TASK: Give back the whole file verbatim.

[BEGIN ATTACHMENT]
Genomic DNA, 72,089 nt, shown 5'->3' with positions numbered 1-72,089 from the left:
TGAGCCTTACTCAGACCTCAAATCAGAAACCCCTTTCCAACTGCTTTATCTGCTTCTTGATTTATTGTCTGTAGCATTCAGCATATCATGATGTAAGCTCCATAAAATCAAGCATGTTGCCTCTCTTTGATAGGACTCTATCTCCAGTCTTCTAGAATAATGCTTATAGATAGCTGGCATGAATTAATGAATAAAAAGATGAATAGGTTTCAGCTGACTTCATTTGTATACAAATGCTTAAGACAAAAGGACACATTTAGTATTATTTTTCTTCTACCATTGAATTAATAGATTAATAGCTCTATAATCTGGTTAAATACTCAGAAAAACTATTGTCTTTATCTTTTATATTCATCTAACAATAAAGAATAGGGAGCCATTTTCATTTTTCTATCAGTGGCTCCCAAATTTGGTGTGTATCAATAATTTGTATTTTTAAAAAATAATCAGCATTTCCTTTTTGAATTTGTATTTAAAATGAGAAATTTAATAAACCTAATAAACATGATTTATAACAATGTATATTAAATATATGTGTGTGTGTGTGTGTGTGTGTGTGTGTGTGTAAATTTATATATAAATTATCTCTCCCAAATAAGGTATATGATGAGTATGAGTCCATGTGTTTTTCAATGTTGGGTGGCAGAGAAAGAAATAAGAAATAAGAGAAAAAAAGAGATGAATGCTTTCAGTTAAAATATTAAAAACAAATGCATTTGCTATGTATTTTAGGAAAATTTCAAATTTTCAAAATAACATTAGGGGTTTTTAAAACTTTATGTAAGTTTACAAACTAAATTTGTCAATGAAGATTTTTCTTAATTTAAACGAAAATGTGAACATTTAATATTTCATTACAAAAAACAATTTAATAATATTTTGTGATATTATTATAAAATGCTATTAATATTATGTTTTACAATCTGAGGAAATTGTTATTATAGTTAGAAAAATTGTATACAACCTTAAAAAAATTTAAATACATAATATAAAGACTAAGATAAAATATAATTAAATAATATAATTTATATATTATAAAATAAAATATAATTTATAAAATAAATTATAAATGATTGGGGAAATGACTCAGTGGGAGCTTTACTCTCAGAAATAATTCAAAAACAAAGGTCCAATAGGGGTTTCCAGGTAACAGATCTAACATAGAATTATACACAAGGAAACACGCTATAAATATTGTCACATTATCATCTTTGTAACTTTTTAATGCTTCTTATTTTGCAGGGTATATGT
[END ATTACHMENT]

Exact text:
Genomic DNA, 72,089 nt, shown 5'->3' with positions numbered 1-72,089 from the left:
TGAGCCTTACTCAGACCTCAAATCAGAAACCCCTTTCCAACTGCTTTATCTGCTTCTTGATTTATTGTCTGTAGCATTCAGCATATCATGATGTAAGCTCCATAAAATCAAGCATGTTGCCTCTCTTTGATAGGACTCTATCTCCAGTCTTCTAGAATAATGCTTATAGATAGCTGGCATGAATTAATGAATAAAAAGATGAATAGGTTTCAGCTGACTTCATTTGTATACAAATGCTTAAGACAAAAGGACACATTTAGTATTATTTTTCTTCTACCATTGAATTAATAGATTAATAGCTCTATAATCTGGTTAAATACTCAGAAAAACTATTGTCTTTATCTTTTATATTCATCTAACAATAAAGAATAGGGAGCCATTTTCATTTTTCTATCAGTGGCTCCCAAATTTGGTGTGTATCAATAATTTGTATTTTTAAAAAATAATCAGCATTTCCTTTTTGAATTTGTATTTAAAATGAGAAATTTAATAAACCTAATAAACATGATTTATAACAATGTATATTAAATATATGTGTGTGTGTGTGTGTGTGTGTGTGTGTGTGTAAATTTATATATAAATTATCTCTCCCAAATAAGGTATATGATGAGTATGAGTCCATGTGTTTTTCAATGTTGGGTGGCAGAGAAAGAAATAAGAAATAAGAGAAAAAAAGAGATGAATGCTTTCAGTTAAAATATTAAAAACAAATGCATTTGCTATGTATTTTAGGAAAATTTCAAATTTTCAAAATAACATTAGGGGTTTTTAAAACTTTATGTAAGTTTACAAACTAAATTTGTCAATGAAGATTTTTCTTAATTTAAACGAAAATGTGAACATTTAATATTTCATTACAAAAAACAATTTAATAATATTTTGTGATATTATTATAAAATGCTATTAATATTATGTTTTACAATCTGAGGAAATTGTTATTATAGTTAGAAAAATTGTATACAACCTTAAAAAAATTTAAATACATAATATAAAGACTAAGATAAAATATAATTAAATAATATAATTTATATATTATAAAATAAAATATAATTTATAAAATAAATTATAAATGATTGGGGAAATGACTCAGTGGGAGCTTTACTCTCAGAAATAATTCAAAAACAAAGGTCCAATAGGGGTTTCCAGGTAACAGATCTAACATAGAATTATACACAAGGAAACACGCTATAAATATTGTCACATTATCATCTTTGTAACTTTTTAATGCTTCTTATTTTGCAGGGTATATGT